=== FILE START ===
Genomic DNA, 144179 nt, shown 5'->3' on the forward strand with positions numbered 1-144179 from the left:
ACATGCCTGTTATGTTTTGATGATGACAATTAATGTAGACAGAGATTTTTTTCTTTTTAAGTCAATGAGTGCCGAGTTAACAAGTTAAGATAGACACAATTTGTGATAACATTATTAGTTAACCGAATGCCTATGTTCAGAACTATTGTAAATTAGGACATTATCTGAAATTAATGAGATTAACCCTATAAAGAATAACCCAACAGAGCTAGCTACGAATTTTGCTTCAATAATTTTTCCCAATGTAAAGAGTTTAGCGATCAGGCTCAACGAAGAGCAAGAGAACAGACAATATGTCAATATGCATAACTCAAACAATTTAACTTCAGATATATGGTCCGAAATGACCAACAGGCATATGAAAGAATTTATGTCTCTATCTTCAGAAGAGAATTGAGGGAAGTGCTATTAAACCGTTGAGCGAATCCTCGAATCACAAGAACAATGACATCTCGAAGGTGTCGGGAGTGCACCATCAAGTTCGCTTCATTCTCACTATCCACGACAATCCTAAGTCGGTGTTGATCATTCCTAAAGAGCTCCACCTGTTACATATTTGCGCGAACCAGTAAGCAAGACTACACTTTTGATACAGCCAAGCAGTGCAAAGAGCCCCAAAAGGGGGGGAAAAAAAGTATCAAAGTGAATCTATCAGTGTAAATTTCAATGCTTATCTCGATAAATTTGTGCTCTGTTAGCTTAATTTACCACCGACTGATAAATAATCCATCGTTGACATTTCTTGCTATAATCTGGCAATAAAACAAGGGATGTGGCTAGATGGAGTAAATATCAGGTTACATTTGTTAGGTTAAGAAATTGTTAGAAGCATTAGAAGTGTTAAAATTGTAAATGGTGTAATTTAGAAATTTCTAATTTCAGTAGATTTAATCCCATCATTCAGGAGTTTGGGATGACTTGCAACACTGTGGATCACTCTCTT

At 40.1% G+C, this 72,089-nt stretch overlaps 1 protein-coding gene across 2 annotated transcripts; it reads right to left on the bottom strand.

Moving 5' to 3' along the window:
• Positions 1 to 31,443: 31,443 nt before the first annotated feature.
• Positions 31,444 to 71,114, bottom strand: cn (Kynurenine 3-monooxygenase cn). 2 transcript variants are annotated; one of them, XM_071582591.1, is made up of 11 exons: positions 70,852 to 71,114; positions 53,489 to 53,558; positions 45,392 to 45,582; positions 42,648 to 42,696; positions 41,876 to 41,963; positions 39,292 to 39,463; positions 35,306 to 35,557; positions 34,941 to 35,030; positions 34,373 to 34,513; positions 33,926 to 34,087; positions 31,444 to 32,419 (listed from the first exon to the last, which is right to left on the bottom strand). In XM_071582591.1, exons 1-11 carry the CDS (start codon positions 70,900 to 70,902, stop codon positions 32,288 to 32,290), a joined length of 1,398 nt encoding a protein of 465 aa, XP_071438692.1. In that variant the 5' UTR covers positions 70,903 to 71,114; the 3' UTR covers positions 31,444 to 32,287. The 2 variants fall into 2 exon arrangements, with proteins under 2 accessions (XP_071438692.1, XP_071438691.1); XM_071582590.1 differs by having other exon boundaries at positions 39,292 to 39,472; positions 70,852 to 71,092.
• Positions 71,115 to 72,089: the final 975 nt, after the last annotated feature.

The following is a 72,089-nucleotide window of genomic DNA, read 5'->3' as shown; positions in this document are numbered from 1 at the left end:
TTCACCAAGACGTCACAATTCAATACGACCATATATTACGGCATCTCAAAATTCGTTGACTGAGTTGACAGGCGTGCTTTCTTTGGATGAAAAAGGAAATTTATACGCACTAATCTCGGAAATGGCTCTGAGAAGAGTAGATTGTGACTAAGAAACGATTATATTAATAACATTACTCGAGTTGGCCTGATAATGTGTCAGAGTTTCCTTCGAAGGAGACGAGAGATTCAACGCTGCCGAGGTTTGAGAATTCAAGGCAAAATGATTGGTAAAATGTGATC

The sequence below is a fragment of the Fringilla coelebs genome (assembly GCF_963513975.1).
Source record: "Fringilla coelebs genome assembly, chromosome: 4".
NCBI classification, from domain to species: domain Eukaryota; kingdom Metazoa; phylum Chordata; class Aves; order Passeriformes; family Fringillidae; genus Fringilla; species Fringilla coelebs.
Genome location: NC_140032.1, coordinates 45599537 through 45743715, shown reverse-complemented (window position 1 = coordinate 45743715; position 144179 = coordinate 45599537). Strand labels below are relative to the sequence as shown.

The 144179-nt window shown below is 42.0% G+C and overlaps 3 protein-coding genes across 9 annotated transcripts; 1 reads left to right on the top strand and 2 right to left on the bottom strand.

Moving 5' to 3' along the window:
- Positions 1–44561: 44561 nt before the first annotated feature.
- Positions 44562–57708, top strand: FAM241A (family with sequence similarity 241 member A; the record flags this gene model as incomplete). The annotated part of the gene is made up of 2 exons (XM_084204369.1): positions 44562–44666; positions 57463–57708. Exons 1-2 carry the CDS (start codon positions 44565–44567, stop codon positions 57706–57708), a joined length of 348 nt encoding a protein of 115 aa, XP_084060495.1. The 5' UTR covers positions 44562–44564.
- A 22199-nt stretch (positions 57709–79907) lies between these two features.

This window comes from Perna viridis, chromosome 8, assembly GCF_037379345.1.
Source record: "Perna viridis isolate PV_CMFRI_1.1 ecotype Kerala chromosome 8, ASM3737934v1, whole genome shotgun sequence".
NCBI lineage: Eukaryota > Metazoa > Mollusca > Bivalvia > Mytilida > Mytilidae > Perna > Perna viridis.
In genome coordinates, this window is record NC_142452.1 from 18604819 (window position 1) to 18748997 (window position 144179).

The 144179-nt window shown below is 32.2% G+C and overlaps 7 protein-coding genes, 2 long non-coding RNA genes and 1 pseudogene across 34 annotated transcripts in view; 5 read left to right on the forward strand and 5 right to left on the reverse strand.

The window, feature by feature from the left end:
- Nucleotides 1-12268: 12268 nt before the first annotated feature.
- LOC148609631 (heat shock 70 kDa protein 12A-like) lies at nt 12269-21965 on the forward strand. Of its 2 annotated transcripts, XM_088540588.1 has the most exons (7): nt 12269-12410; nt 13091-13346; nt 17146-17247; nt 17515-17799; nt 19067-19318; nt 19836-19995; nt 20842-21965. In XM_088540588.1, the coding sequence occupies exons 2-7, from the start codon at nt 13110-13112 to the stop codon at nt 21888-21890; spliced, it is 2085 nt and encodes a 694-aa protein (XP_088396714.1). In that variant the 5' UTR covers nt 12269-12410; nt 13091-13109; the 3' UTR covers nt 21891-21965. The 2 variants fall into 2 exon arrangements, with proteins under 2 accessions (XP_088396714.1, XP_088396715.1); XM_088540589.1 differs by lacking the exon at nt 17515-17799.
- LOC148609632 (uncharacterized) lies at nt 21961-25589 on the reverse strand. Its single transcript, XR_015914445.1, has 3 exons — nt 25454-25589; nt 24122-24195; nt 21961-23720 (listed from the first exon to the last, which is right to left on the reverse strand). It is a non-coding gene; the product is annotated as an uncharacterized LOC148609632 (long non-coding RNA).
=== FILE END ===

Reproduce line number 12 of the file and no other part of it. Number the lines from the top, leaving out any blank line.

NCBI classification, from domain to species: domain Eukaryota; kingdom Metazoa; phylum Chordata; class Aves; order Passeriformes; family Fringillidae; genus Fringilla; species Fringilla coelebs.